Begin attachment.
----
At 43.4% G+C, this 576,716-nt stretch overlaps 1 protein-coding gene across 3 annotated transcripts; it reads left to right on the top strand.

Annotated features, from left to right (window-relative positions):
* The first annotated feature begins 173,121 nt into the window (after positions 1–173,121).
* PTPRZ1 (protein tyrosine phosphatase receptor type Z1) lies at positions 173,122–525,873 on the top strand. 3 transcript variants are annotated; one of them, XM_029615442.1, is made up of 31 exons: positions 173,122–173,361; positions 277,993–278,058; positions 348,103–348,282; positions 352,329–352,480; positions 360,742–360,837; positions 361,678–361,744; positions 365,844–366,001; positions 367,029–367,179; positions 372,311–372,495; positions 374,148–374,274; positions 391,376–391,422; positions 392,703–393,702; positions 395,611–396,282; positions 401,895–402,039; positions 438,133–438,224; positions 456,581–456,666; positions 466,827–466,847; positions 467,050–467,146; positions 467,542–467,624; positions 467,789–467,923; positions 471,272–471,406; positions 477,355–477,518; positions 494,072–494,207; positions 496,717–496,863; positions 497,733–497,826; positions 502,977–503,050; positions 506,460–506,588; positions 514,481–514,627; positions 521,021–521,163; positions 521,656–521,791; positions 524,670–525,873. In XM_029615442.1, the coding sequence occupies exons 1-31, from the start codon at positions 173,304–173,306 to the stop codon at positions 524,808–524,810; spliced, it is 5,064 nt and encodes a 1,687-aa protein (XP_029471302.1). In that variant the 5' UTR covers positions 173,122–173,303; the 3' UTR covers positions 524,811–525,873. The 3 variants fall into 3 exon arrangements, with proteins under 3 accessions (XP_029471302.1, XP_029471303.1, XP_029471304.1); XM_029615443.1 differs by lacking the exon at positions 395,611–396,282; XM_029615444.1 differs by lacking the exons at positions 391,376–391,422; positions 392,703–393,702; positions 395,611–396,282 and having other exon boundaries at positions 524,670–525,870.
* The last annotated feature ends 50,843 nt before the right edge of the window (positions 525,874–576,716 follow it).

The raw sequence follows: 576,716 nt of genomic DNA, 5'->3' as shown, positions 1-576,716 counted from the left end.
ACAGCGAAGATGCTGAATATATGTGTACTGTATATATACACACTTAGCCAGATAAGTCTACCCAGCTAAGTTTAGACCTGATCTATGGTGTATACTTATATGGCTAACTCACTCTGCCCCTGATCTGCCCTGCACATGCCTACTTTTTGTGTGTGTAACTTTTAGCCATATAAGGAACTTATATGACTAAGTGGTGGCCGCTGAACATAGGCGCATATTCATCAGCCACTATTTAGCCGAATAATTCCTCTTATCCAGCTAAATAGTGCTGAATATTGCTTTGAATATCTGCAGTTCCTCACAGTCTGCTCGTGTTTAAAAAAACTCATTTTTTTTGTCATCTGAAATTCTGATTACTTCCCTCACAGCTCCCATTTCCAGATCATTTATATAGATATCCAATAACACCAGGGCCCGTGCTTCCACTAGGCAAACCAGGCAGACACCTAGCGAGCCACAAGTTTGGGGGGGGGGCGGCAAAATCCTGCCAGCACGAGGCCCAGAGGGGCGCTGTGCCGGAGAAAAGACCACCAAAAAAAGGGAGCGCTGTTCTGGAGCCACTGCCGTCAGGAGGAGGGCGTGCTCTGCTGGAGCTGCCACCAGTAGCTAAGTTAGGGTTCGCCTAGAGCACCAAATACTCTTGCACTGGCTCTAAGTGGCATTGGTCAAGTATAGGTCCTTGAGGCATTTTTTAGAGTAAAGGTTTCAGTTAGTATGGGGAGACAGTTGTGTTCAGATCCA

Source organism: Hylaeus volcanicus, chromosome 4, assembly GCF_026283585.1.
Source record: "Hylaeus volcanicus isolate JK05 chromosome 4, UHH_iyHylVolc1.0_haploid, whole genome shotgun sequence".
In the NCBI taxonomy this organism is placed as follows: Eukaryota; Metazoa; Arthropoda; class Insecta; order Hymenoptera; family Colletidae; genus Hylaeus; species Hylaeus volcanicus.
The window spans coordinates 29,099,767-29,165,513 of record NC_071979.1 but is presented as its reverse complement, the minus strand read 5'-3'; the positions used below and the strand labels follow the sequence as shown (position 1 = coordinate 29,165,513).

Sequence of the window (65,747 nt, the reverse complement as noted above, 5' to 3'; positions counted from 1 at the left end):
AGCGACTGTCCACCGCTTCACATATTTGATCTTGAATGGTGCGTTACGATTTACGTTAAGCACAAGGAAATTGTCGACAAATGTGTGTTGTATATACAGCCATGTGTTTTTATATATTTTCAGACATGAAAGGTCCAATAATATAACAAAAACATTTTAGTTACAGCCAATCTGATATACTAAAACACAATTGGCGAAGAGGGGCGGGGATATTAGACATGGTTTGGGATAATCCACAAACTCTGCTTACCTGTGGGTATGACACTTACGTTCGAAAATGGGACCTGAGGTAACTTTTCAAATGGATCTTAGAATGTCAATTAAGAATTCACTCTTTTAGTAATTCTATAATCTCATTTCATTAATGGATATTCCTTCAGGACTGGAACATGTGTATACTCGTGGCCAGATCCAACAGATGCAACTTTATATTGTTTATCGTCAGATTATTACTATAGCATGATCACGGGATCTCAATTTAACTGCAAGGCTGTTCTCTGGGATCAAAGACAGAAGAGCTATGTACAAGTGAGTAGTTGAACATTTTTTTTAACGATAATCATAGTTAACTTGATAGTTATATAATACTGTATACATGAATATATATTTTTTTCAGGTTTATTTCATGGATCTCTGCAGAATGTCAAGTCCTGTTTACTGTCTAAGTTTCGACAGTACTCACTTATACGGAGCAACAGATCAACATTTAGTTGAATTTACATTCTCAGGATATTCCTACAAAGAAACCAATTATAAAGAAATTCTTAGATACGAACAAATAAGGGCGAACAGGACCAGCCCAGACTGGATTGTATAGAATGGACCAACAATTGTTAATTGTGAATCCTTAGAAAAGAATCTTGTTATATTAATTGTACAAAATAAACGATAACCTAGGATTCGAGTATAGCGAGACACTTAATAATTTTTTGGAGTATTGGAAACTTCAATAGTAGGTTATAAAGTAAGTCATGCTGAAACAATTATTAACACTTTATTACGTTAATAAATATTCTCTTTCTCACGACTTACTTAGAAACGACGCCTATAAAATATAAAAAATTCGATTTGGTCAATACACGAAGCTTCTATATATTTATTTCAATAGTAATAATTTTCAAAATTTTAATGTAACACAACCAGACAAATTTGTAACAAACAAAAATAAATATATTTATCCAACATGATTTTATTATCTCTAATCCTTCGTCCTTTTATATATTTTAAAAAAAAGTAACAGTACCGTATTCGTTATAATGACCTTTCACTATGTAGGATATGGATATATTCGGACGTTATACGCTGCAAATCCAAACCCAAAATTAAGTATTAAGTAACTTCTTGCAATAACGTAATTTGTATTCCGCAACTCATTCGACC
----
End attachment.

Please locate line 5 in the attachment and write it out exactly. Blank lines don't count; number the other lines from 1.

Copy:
* The last annotated feature ends 50,843 nt before the right edge of the window (positions 525,874–576,716 follow it).